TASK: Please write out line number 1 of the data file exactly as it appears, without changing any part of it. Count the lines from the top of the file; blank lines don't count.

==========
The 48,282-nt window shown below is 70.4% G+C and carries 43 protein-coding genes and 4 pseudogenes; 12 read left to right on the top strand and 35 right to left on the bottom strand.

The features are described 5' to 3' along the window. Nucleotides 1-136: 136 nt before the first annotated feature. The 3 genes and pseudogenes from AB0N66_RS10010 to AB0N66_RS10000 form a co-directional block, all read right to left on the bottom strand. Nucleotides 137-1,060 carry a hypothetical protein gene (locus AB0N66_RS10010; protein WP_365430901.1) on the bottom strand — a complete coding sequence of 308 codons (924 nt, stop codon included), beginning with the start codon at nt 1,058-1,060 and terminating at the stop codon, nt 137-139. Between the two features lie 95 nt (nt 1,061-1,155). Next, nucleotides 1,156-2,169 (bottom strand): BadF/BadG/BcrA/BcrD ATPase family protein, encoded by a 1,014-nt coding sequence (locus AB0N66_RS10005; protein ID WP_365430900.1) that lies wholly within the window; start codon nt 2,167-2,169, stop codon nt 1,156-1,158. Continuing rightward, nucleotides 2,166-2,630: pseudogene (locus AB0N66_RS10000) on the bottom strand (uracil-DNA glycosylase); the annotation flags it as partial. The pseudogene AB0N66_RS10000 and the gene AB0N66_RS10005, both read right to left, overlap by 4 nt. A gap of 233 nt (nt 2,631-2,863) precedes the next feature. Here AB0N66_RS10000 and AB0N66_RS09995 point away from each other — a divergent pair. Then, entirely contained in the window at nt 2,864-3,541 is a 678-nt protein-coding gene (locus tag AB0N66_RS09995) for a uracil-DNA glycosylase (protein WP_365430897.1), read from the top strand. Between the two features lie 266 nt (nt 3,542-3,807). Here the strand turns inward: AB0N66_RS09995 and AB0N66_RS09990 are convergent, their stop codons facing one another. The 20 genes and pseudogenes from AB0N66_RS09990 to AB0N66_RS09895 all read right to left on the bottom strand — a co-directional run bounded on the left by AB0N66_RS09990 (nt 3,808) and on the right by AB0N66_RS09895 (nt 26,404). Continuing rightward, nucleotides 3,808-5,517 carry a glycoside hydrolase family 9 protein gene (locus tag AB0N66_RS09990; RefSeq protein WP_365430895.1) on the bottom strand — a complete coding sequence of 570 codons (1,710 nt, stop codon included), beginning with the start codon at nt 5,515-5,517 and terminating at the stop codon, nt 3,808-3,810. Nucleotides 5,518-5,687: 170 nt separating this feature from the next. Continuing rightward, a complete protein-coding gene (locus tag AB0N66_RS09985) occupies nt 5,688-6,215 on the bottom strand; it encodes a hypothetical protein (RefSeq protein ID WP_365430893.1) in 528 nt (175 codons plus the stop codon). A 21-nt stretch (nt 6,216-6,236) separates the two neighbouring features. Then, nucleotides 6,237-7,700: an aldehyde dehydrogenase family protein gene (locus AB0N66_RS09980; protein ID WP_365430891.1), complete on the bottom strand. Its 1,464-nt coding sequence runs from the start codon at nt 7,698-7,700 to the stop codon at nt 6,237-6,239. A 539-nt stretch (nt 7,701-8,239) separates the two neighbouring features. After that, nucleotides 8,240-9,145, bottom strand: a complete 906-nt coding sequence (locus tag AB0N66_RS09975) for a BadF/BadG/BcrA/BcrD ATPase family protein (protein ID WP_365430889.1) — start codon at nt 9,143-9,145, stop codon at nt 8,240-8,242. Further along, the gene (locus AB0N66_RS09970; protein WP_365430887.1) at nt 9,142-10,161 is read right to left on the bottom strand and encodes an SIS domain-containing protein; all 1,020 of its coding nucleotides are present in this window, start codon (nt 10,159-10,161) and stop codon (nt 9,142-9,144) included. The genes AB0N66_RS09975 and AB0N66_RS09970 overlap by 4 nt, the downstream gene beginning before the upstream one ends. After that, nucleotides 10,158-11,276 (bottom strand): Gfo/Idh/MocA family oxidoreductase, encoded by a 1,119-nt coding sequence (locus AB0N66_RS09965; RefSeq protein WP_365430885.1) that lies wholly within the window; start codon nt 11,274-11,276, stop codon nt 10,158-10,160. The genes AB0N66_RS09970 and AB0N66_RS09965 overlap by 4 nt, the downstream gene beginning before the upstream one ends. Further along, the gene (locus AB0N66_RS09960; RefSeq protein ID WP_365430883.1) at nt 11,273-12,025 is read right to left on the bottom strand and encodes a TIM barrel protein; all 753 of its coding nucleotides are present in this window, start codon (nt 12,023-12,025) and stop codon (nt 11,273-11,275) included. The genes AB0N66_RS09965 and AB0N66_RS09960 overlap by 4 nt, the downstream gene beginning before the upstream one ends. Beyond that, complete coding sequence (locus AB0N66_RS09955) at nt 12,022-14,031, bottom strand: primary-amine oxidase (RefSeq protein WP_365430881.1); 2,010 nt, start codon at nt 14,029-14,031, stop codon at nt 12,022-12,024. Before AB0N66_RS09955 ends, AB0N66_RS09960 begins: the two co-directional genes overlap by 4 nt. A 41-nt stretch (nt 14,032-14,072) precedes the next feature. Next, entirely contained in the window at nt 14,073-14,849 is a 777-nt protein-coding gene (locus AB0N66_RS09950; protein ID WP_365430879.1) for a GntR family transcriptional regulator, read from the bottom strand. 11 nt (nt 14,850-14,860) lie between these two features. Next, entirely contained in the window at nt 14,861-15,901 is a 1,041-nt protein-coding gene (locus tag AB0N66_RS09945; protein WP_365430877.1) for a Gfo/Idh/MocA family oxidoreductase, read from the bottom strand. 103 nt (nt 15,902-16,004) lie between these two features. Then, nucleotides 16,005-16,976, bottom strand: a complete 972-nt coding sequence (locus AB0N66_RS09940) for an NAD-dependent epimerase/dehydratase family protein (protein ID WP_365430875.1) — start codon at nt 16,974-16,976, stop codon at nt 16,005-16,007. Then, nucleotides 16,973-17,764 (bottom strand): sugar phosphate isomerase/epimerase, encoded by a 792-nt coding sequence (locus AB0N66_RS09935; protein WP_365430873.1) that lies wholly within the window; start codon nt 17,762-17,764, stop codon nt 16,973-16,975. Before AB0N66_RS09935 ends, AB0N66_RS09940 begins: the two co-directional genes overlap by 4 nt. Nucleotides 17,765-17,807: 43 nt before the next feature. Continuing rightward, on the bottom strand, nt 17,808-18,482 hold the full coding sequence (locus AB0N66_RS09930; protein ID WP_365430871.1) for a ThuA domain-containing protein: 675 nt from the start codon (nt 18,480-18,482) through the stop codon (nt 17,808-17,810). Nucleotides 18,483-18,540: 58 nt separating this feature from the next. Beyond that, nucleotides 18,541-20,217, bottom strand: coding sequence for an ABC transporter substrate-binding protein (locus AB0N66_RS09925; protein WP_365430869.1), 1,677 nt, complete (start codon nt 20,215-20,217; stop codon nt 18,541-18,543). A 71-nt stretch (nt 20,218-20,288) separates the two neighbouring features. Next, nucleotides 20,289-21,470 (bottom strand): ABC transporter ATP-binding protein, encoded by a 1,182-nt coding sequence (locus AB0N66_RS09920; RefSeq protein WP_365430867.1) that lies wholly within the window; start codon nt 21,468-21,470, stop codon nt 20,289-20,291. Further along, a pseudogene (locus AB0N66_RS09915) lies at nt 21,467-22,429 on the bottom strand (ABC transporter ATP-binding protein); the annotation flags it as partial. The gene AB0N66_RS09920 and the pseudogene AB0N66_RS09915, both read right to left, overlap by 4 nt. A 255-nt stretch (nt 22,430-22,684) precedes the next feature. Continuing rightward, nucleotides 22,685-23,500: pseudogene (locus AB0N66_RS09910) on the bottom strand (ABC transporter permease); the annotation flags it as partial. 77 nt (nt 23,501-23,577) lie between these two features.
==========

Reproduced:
The 48,282-nt window shown below is 70.4% G+C and carries 43 protein-coding genes and 4 pseudogenes; 12 read left to right on the top strand and 35 right to left on the bottom strand.